Department by improving on healthcare awareness delivery and public awareness on important health issue. Through I. C. Ts. one can will be able to have access to medical information and trained specialists can reduce suffering and saves lives (Peter, 2005).
Historical background of the (C. I.D) in Sierra Leone
The Sierra Leone Police Force is the brainchild of the British government. Its inception dates as far back as to 1808 when Freetown was declared a British Crown Colony. In the absence of a formal organized body to keep the peace, some retired British Non-Commissioned Officers and Privates were appointed by Magistrates to come to Sierra Leone to maintain law and order. Between 1863-1888 the then Police Force had metamorphosed in order to address the ugly incidents, which were rearing their heads especially during the 1881 Koya and 1888 Sherbro disturbances. These disturbances led to the development of police along the frontier. In 1889, therefore, the police was divided- military and frontier duties were taken over by the Frontier Police white Civilian duties were left with the Frontier Police subsequently became known as the Court Messenger Force, and were made responsible for the colony.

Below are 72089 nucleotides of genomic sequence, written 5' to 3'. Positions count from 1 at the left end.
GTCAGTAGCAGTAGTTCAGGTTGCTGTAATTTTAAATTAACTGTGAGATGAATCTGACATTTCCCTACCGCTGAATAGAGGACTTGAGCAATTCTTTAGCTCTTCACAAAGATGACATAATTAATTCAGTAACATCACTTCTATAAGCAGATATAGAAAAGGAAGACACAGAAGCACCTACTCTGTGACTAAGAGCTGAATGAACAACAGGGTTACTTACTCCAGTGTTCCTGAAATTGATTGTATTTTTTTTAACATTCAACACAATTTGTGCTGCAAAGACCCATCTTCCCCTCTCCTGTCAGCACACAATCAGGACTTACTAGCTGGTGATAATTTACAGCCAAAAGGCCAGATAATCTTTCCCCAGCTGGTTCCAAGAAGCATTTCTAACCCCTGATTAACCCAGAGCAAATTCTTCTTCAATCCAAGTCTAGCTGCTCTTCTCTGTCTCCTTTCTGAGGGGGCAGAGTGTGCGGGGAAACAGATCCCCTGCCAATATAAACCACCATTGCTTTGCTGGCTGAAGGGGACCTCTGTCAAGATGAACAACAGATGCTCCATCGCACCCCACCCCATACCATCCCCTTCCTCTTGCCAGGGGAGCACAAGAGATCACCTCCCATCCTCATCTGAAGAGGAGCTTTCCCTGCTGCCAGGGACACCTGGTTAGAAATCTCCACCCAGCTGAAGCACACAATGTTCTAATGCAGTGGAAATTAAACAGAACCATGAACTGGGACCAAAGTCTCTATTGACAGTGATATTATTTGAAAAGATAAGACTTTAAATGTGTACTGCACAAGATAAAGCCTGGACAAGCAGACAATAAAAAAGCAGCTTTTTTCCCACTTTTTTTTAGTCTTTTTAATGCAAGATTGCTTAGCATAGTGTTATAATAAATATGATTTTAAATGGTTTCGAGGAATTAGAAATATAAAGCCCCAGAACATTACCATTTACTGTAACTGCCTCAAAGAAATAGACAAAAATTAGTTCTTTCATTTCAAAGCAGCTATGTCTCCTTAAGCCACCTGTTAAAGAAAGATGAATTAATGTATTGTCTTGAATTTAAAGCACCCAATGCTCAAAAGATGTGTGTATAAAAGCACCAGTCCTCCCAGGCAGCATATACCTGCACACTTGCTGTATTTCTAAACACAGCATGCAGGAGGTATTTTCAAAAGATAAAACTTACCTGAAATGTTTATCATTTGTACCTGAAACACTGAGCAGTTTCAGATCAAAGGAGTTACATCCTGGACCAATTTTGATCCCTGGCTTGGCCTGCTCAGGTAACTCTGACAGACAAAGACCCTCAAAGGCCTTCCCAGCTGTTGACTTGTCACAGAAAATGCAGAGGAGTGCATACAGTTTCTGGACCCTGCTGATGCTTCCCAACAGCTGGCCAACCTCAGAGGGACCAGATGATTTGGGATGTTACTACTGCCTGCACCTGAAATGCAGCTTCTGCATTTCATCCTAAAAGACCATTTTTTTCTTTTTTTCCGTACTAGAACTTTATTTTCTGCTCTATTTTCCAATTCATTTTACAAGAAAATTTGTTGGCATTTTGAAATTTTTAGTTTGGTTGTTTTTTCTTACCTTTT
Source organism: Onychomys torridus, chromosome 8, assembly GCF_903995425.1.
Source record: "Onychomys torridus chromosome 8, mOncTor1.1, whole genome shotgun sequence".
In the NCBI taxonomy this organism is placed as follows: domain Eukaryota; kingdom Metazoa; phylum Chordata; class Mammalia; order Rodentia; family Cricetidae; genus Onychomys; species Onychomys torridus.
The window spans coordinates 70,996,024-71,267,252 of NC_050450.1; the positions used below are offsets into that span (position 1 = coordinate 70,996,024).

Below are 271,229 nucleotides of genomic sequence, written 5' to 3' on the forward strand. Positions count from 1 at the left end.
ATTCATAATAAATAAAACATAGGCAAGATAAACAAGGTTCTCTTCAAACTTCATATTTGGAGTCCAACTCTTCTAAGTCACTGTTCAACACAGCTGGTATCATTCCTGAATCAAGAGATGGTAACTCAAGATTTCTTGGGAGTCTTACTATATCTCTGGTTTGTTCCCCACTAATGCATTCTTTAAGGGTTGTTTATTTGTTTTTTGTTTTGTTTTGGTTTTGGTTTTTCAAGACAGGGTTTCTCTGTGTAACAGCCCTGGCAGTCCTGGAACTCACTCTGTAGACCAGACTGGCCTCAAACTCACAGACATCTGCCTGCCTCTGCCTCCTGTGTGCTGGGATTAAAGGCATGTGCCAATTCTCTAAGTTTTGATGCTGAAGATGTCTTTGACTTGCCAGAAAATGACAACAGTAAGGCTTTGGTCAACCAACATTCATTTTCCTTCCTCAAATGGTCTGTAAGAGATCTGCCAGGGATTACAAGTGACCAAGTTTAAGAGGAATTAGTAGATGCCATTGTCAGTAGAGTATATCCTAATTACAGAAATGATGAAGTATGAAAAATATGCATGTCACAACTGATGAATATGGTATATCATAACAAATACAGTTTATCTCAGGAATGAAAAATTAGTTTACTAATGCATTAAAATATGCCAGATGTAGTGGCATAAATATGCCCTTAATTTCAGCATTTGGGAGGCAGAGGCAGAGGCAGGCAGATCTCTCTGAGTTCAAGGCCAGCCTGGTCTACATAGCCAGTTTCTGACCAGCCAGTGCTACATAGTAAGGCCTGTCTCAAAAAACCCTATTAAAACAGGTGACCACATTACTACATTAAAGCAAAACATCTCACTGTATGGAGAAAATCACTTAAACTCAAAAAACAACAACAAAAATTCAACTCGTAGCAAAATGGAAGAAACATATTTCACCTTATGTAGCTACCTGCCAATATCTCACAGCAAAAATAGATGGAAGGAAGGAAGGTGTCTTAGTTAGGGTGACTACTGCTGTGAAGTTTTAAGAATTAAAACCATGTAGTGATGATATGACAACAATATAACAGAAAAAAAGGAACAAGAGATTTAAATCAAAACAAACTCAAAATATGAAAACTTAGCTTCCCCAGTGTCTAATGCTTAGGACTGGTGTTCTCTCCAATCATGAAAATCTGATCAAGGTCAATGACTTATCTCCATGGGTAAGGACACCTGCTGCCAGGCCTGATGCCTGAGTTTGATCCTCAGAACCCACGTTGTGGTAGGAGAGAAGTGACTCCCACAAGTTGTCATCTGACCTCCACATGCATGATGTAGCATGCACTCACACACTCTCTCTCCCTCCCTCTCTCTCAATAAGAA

On the 27th October 1894, in the Royal Gazette of that date, the civil police in the colony were given the designation “The Sierra Leone Police Force” – (S. L.P.F) which has remained unchanged to this day. Captain V.F. Laphan was seconded from the Army to control the police force, with the rank of superintendent and Mr. Brooks, a metropolitan police officer, was appointed inspector of police. In 1909 superintendent Brooks was appointed the first commissioner of police.
No real significant strides took place in the force, until, Mr. C. H. Ward, (O.B.E.) Superintendent of Police from Nigerian, took over command of the force as Commissioner of Police form Captain P. T. Brodie, in 1943. The strength of the force was 300, including two (2) expatriates, the Commissioner and the Assistant Commissioner and Africans filled the rest the other ranks. The serious civil disturbances led to the quick introduction of the Riot Squad which was subsequently trained to contain further riots. Mr. Ward raised the strength to 600 and this created a welcome and overdue increase in promotion chances. For the first time Africans were promoted to the rank of Assistant superintendent of Police (A. S. P) and a fleet of vehicles comprising cars, lorries, motor cycle and bicycles was later obtained.